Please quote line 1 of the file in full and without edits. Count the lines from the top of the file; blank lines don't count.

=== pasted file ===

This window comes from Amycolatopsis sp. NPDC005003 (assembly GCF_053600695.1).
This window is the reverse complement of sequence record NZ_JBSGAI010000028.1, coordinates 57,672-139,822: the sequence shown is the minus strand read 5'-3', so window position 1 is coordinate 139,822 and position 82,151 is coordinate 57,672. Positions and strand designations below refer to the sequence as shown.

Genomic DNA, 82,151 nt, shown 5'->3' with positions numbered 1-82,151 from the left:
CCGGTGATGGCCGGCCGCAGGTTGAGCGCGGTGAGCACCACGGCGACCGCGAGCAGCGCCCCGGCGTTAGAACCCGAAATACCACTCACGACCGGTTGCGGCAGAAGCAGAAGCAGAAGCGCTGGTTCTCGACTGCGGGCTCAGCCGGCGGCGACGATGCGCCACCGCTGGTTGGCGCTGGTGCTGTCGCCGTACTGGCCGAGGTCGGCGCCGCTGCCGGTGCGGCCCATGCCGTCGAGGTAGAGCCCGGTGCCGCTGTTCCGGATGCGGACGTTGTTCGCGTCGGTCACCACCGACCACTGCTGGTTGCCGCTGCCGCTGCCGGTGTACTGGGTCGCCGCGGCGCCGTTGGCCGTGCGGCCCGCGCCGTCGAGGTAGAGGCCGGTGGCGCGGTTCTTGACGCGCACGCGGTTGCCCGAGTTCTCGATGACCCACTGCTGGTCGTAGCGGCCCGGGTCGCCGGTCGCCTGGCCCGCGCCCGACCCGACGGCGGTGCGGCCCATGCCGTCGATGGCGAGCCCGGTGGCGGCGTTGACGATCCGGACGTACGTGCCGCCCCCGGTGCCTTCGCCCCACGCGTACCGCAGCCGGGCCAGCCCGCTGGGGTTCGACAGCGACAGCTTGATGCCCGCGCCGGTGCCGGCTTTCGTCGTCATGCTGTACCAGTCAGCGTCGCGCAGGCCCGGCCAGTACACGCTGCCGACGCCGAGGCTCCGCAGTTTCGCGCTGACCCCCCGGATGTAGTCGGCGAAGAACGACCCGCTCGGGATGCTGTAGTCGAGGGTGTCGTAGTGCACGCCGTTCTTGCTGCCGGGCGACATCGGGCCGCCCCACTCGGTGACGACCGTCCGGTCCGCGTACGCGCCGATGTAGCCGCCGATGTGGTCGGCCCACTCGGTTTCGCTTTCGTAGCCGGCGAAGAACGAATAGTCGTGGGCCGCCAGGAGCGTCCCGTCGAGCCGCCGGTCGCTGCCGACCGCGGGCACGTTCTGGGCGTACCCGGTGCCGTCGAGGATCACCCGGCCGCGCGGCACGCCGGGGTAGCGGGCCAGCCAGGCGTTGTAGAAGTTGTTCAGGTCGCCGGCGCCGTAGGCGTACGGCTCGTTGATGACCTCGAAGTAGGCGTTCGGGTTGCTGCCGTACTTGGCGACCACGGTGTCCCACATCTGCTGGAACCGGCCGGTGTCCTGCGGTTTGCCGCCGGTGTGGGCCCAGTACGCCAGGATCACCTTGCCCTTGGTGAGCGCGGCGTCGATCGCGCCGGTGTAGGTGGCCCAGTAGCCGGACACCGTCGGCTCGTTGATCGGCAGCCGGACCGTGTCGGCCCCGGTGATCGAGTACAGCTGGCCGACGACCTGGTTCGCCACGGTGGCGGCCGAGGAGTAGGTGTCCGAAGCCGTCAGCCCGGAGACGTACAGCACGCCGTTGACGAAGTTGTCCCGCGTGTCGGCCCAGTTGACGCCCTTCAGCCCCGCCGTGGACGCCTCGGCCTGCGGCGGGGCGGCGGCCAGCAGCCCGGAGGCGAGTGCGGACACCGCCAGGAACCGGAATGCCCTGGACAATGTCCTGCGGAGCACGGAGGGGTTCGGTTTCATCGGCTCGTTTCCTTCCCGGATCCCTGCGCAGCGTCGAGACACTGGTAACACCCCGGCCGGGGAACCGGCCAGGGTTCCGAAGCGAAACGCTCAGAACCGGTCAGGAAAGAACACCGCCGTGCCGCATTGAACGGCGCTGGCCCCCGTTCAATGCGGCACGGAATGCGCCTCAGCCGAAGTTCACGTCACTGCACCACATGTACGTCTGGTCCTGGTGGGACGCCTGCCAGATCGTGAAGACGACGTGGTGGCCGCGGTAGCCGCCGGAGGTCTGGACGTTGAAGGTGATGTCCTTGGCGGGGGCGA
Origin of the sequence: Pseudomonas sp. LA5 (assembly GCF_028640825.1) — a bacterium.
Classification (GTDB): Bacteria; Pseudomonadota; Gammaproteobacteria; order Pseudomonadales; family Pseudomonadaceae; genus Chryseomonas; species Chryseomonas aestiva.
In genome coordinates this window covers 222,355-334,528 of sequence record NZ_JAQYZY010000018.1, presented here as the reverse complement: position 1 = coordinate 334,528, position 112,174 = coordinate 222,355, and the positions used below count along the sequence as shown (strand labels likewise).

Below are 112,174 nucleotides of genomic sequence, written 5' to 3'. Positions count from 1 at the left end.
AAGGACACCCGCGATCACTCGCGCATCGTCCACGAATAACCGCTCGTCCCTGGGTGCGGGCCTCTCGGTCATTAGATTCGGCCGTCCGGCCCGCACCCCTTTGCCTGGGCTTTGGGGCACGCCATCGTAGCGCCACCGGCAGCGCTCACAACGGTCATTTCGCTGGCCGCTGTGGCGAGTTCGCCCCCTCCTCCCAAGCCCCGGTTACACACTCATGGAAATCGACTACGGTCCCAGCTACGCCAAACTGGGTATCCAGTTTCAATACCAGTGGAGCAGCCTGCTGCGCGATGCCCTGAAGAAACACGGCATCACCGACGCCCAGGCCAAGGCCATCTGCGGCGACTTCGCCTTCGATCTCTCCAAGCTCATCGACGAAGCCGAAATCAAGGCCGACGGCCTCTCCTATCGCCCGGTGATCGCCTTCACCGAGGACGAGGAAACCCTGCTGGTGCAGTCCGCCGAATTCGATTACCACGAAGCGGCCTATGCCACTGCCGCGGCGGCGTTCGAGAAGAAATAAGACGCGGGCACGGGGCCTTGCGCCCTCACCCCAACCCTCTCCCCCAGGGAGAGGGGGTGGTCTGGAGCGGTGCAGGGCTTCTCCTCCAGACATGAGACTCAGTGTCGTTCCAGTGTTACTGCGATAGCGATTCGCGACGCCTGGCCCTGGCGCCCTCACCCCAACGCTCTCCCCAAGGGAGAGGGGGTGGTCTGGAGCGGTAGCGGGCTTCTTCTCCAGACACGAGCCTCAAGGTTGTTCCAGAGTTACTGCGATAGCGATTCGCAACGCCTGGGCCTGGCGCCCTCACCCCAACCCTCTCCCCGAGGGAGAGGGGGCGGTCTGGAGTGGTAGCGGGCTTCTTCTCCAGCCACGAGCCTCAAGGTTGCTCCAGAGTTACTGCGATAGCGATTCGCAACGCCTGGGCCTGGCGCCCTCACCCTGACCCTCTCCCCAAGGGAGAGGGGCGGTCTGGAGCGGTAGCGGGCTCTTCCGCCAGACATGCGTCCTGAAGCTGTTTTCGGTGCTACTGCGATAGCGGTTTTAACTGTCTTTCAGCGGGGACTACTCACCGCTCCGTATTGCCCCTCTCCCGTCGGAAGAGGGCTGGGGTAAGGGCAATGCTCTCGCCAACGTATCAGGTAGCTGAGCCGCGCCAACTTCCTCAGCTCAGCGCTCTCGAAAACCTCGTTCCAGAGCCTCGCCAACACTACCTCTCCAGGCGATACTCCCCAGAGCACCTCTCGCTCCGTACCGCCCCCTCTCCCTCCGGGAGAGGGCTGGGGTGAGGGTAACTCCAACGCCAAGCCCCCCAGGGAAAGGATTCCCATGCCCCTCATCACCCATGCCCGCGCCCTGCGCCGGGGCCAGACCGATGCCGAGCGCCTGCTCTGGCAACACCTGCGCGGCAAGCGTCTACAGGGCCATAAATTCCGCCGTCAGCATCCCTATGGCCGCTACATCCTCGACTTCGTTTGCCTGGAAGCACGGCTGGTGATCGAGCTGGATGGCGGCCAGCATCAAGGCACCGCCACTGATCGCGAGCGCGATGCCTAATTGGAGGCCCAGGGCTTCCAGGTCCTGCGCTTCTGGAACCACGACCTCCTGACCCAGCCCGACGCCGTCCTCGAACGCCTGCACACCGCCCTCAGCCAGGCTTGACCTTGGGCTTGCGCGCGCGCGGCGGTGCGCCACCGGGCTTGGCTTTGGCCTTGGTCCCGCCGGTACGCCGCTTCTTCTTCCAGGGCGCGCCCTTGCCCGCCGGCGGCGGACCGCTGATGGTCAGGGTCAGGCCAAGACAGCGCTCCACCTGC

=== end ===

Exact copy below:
This window comes from Amycolatopsis sp. NPDC005003 (assembly GCF_053600695.1).